Robert Stephenson is one of the more interesting free agent relievers out there. Not familiar? You’re hardly alone. A lifetime 4.64 ERA is hardly anything to get excited about. So when we see him mentioned in the latest New York Mets rumors, you’re right to be skeptical at first.
Stephenson’s career started out like many. He was a starting pitcher with an inflated ERA who transitioned into a relief role. Finally settling down after a few years of bouncing between the majors and minors back in 2019, his journey has included stints with the Cincinnati Reds, Colorado Rockies, Pittsburgh Pirates, and most recently the Tampa Bay Rays.
The genius Rays who seem to turn every pitcher into masters on the mound tapped into the best of Stephenson. In 42 games for them following a trade from the Pittsburgh Pirates, Stephenson went from owning a 5.14 ERA on the year down to a career-best 2.35 with some other fantastic numbers.
Did Robert Stephenson figure it out or is he a product of the Rays?
For most of his career, Stephenson had good walk and strikeout numbers. His problem in the rougher seasons was how well batters hit him. He has been hit hard plenty in his career with exit velocities in the high 80s and low 90s (above league average) and hard-hit percentages far exceeding where you’d want to see it. Last year is a great example of the growth he made after switching teams. A hard-hit percentage of 44.4% with the Pirates ticked down to 26.4% with the Rays.
Those advanced analytics give us a good hint as to why his name would appear in the latest Mets rumors. As an intriguing free agent option for the ball club, they have to wonder if he figured things out or if he’s just a product of what the Rays do so well: turn average or below pitchers into absolute studs.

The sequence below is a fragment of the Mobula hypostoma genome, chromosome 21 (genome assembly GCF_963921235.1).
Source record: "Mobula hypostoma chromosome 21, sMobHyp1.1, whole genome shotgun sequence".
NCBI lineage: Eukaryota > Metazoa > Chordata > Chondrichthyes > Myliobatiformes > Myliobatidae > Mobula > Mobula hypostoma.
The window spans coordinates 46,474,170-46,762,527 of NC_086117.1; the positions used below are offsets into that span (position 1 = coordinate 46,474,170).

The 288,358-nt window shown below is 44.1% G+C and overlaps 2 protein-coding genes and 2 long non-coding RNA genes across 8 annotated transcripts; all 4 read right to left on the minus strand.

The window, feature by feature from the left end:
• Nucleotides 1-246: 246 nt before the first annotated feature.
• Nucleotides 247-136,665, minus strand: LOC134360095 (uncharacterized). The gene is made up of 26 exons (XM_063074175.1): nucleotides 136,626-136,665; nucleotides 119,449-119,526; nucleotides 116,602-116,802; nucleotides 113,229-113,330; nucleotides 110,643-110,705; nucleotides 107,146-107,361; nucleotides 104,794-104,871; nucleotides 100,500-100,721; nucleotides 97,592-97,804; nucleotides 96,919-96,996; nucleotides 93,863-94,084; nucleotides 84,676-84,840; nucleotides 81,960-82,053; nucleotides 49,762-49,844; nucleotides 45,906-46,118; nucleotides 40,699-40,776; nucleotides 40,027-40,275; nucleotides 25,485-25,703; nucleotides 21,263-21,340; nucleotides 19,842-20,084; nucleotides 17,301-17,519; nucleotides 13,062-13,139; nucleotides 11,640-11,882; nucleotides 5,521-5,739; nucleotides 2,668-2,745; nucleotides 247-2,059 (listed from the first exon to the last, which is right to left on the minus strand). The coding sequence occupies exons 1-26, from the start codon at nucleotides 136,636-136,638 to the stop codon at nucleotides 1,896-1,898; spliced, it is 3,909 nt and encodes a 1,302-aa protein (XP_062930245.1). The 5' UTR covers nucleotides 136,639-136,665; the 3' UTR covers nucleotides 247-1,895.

Stephenson even saw his strikeout ratio go up to a career-best 42.9%. Across the board, he was one of the best relievers anyone could imagine. His 0.67 WHIP and 14.1 strikeouts per 9 help to highlight why he was so effective for Tampa Bay.
If you’re Stephenson and his agent, now is the time to take advantage and get more than a one-year deal. The Mets have stayed away from any commitments longer than a year aside from Sean Manaea who has an option for 2025.
Stephenson may be a worthwhile exception. Even if he isn’t an elite reliever, he has been good in the past. This includes a 3.13 ERA in 46 innings as a member of the Colorado Rockies back in 2021.
The Mets need a bullpen arm or two and committing to someone for more than a year will benefit them in the long run. We don’t need to leave the bullpen completely vacant. A couple of arms to carry over from 2024 to 2025 is necessary.